Somewhere in the middle? Isn’t it like the center of gravity?



Exactly. That balance point is called the average or mean of the data. You make a pass through the numbers and add them up, then divide this total by the number of data points.


Got the idea. If we use the equation on our data, we get the average debt across the 11 regions to be $33,827. The balance point will be like this.


So you see, the average student debt in the Greater New York area is $33,827. That seems pretty high.



Yeah that seems high, but let me look at the weighing scale again. There is one ball far out around $45,000. It looks like if we remove this ball, the balance point will move back. Let me try.

Hmm. Now the balance point is at $32,760. I get a sense that  this average measure is somewhat sensitive to these far out points.


You are correct. The mean or centroid of the points is a good summary of the average conditions if there are no outliers. Mean is sensitive to outliers.



Looks like the Manhattan folks are influencing the average debt number.

Ah, these New Yorkers are always up to something.

I may want to go to college one day, but these debt numbers are scary. How on earth can I pay back such yuge debt?


Don’t worry Joe. In New York, you get your way, and Average Joe gets to pay. 


If you find this useful, please like, share and subscribe.
You can also follow me on Twitter @realDevineni for updates on new lessons.

Lesson 15 – Another brick in the wall

Yes, another week, another brick, another visual technique, to build our way to surmount data analysis.

You know how to create a dot plot and boxplot for any given data. Order the data from smallest to largest and place the numbers as points on the line → dot plot. You can see how the data points are spread out using a dot plot.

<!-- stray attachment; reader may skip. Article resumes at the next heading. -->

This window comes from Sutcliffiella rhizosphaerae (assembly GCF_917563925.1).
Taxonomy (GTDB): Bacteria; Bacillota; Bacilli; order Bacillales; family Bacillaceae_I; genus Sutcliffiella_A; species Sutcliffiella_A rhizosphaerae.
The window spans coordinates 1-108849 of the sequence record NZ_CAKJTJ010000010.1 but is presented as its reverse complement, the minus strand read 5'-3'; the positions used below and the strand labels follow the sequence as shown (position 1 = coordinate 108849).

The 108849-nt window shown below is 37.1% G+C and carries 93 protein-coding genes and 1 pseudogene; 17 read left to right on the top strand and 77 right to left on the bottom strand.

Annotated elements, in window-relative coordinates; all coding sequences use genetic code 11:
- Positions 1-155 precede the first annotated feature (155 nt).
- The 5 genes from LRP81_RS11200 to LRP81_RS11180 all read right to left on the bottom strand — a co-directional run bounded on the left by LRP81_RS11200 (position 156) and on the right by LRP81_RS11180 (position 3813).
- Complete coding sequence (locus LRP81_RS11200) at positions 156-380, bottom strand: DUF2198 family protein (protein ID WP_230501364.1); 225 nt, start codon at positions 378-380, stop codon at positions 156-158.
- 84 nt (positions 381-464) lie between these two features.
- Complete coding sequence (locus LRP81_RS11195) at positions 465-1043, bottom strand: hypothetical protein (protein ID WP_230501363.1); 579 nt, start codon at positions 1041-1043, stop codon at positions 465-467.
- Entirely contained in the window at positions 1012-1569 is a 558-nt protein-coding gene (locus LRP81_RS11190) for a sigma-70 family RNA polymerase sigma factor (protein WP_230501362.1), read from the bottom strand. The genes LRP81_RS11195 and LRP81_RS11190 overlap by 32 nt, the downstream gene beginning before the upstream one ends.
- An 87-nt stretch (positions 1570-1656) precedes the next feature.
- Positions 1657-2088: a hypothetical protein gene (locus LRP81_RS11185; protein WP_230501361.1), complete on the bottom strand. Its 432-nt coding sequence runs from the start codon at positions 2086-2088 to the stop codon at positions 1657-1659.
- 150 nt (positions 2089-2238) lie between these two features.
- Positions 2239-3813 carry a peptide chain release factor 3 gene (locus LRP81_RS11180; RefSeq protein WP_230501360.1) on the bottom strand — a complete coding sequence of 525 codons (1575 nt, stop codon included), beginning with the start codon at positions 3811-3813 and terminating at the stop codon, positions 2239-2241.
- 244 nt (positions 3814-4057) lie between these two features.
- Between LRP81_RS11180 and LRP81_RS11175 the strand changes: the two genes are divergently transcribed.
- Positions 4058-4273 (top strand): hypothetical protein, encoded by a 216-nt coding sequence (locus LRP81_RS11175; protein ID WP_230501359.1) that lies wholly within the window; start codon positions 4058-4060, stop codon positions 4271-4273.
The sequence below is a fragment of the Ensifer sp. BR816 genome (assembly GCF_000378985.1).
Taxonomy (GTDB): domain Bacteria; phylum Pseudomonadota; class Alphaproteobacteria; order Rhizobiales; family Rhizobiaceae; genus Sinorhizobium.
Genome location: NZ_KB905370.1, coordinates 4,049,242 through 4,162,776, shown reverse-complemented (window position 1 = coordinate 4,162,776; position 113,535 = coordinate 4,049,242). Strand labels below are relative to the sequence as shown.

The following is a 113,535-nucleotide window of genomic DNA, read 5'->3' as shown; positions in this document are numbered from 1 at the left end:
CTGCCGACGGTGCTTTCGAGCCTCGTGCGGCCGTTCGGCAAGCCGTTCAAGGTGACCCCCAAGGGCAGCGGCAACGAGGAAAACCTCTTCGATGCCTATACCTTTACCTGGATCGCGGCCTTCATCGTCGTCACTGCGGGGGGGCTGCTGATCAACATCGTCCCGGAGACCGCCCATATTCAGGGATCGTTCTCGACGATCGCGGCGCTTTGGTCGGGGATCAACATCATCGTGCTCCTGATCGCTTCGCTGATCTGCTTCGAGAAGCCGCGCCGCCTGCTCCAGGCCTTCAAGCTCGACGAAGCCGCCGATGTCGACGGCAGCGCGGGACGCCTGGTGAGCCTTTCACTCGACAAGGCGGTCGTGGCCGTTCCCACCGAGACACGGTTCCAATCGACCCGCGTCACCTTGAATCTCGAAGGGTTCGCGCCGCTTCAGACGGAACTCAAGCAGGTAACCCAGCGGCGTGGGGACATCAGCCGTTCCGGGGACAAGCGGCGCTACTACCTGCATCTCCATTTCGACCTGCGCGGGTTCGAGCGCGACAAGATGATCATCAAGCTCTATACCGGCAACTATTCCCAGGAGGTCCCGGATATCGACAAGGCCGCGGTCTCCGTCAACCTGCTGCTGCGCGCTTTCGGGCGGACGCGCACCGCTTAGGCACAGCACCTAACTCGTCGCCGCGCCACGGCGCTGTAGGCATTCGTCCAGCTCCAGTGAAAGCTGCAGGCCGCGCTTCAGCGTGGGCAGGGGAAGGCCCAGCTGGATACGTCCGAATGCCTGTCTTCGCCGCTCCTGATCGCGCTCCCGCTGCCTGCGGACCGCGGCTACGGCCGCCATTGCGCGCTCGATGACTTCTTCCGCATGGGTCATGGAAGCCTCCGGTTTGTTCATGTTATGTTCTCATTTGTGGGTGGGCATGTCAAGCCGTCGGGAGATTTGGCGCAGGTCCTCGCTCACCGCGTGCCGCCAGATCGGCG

Compute the percentiles of the data and connect them using box and whiskers → boxplot. You can understand where most of the data is and how far out are the extreme points.

Now, remember the times when you enjoyed playing with your building blocks; remember the fights with your siblings when they flicked the bottom card of your carefully built house of cards.

We are going to create something similar. We are going to build a frequency plot from the data. Like the dot and box plots, the frequency plot will provide a simplified view of the data.

I will use the class size data for schools in New York City because we celebrated teachers day this week → dark sarcasm.

Details of the class sizes for each school, by grade and program type for the year 2010-2011 are available. Let us use a subset of this data for our lesson today; class sizes for 9th-grade general education program from 19 schools.

Building a frequency plot involves partitioning the data into groups or bins, counting the number of data points that fall in each bin and carefully assembling the building blocks for each bin.

Let us choose a bin of class size 10, i.e., our partitions are equally sized groups or bins 0 – 10; 10 – 20; 20 – 30, and so on.

Now, look at the data table above and see how many schools have an average class size between 0 and 10.

Yes, there are 0 schools in this category. Can you now check how many schools have an average class size between 10 and 20 students?

Did you see that the MURRAY HILL ACADEMY, the ACADEMY FOR HEALTH CAREERS, and the HIGH SCHOOL FOR COMMUNITY LEADERSHIP have class sizes in the 10 – 20 students category or bin. Three schools. This count is the frequency of seeing numbers between 10 and 20. Do this counting for all the bins.

Imagine we start placing bricks in each bin. As many bricks as the frequency number suggests. One on top of the other. Like this

There are zero schools in the first bin (0 – 10); so there are no bricks in that bin. There are three schools in the second bin (10 – 20); so we construct a vertical tower using three blocks. Let us do this for all the bins.

That’s it. We have just constructed a frequency plot. From this plot, we can say that there are 0 schools with class size less than 10. So the probability of finding schools with a tiny class size is 0. There are nine schools with a class size between 20 and 30. So the probability of finding schools in this category is 9/19. We get a sense of the likelihood of the most frequently occurring data and the rarely occurring data. We get a sense of how the data is distributed.

Here is a look at the frequency plot for the largest class size.

Did you notice a gap between the towers? It could mean that there are distinct groups (clusters) in the data. It could also mean that we are choosing a small bin size.